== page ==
There is no such thing as employees using social media “off the clock,” argues Eric B. Meyer on The Employer Handbook. He says that even if a tweet or Facebook update occurs outside the office, it can still affect the workplace.
For example, Meyer cites the case of a waitress in Findlay, Ohio, who alleges that Texas Roadhouse fired her after she complained on her own Facebook page about a customer who left a bad tip.
He says the waitress made the mistake of talking about an “a**hole” customer, who was one of her Facebook friends. The “friend” showed the post to the restaurant manager, leading to her firing.
Meyer says what the waitress did was worse than if she made the comment to the customer’s face, arguing that by posting it, she not only embarrassed the person, but she did so publicly. “That’s a terminable offense. Period,” he says.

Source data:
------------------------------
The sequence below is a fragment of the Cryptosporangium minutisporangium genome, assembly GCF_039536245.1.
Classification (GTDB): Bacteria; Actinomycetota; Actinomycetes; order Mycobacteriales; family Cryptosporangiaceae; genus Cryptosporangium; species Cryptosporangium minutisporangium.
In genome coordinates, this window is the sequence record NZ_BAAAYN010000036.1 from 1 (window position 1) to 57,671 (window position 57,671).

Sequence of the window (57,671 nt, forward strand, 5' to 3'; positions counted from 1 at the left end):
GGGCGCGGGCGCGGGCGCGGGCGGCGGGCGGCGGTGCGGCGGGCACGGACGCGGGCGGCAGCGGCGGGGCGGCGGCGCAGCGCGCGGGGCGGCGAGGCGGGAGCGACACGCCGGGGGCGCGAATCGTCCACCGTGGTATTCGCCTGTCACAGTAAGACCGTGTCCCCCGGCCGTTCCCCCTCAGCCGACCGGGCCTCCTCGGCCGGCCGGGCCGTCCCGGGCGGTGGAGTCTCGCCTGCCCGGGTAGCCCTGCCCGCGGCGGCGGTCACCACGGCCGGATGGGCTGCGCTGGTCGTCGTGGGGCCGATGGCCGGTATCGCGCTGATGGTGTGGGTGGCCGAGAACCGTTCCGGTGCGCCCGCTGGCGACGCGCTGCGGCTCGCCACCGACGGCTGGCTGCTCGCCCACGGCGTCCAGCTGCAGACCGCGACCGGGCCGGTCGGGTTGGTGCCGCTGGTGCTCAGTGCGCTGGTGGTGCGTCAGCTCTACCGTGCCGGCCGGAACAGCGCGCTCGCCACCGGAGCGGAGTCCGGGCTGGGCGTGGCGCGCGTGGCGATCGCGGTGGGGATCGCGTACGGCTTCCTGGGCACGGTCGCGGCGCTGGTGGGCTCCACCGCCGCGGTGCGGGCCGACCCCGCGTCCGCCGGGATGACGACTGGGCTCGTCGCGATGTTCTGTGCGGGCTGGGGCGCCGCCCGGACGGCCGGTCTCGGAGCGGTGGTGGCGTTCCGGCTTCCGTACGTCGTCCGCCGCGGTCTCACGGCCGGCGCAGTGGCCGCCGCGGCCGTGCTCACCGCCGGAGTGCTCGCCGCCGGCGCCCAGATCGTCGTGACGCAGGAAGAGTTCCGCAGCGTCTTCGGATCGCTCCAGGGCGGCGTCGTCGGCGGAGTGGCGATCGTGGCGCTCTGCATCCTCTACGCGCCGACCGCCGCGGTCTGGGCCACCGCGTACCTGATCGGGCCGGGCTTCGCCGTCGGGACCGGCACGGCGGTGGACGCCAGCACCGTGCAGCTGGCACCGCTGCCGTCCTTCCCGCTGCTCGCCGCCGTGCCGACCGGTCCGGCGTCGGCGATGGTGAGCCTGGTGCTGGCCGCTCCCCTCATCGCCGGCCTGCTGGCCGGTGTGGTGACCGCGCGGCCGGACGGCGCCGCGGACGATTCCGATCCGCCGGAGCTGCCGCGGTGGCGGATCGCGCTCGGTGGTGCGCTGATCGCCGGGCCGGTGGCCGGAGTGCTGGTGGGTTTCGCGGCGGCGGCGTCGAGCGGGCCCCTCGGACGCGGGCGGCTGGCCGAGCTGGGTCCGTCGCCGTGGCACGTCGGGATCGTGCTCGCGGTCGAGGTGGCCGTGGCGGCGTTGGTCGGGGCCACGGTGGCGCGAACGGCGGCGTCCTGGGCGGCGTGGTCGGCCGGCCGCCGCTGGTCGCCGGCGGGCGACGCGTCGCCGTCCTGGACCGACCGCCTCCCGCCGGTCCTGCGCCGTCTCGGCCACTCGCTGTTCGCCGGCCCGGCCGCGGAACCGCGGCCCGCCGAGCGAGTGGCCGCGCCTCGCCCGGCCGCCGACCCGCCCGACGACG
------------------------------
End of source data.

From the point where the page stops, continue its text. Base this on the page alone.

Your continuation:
In a separate incident, he says SiriusXM terminated Anthony Cumia of the Opie and Anthony Show, after what Meyer describes as “a vulgar, violent, racist, sexist Twitter tirade.”
While Cumia tweeted on his own time, Meyer says his rant went viral and became public. Thus, he says, SiriusXM decided Cumia wasn’t the type of person it wanted to continue to employ.